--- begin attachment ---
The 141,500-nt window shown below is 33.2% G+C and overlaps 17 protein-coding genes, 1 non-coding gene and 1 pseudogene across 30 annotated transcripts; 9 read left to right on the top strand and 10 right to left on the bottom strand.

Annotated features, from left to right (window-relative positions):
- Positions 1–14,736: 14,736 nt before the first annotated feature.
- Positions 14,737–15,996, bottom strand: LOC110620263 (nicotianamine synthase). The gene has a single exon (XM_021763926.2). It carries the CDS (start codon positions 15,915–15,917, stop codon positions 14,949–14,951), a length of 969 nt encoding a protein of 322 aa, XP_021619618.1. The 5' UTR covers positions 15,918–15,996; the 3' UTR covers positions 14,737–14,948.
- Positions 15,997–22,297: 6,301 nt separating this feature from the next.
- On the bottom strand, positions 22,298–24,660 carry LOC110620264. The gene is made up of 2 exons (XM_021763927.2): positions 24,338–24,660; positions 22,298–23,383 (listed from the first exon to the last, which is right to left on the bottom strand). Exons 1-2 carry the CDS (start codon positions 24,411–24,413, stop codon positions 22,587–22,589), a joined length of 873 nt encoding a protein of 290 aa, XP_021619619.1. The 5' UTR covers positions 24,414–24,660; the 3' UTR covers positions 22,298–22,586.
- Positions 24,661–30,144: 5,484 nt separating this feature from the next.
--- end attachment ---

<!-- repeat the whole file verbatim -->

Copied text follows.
The 141,500-nt window shown below is 33.2% G+C and overlaps 17 protein-coding genes, 1 non-coding gene and 1 pseudogene across 30 annotated transcripts; 9 read left to right on the top strand and 10 right to left on the bottom strand.

Annotated features, from left to right (window-relative positions):
- Positions 1–14,736: 14,736 nt before the first annotated feature.
- Positions 14,737–15,996, bottom strand: LOC110620263 (nicotianamine synthase). The gene has a single exon (XM_021763926.2). It carries the CDS (start codon positions 15,915–15,917, stop codon positions 14,949–14,951), a length of 969 nt encoding a protein of 322 aa, XP_021619618.1. The 5' UTR covers positions 15,918–15,996; the 3' UTR covers positions 14,737–14,948.
- Positions 15,997–22,297: 6,301 nt separating this feature from the next.
- On the bottom strand, positions 22,298–24,660 carry LOC110620264. The gene is made up of 2 exons (XM_021763927.2): positions 24,338–24,660; positions 22,298–23,383 (listed from the first exon to the last, which is right to left on the bottom strand). Exons 1-2 carry the CDS (start codon positions 24,411–24,413, stop codon positions 22,587–22,589), a joined length of 873 nt encoding a protein of 290 aa, XP_021619619.1. The 5' UTR covers positions 24,414–24,660; the 3' UTR covers positions 22,298–22,586.
- Positions 24,661–30,144: 5,484 nt separating this feature from the next.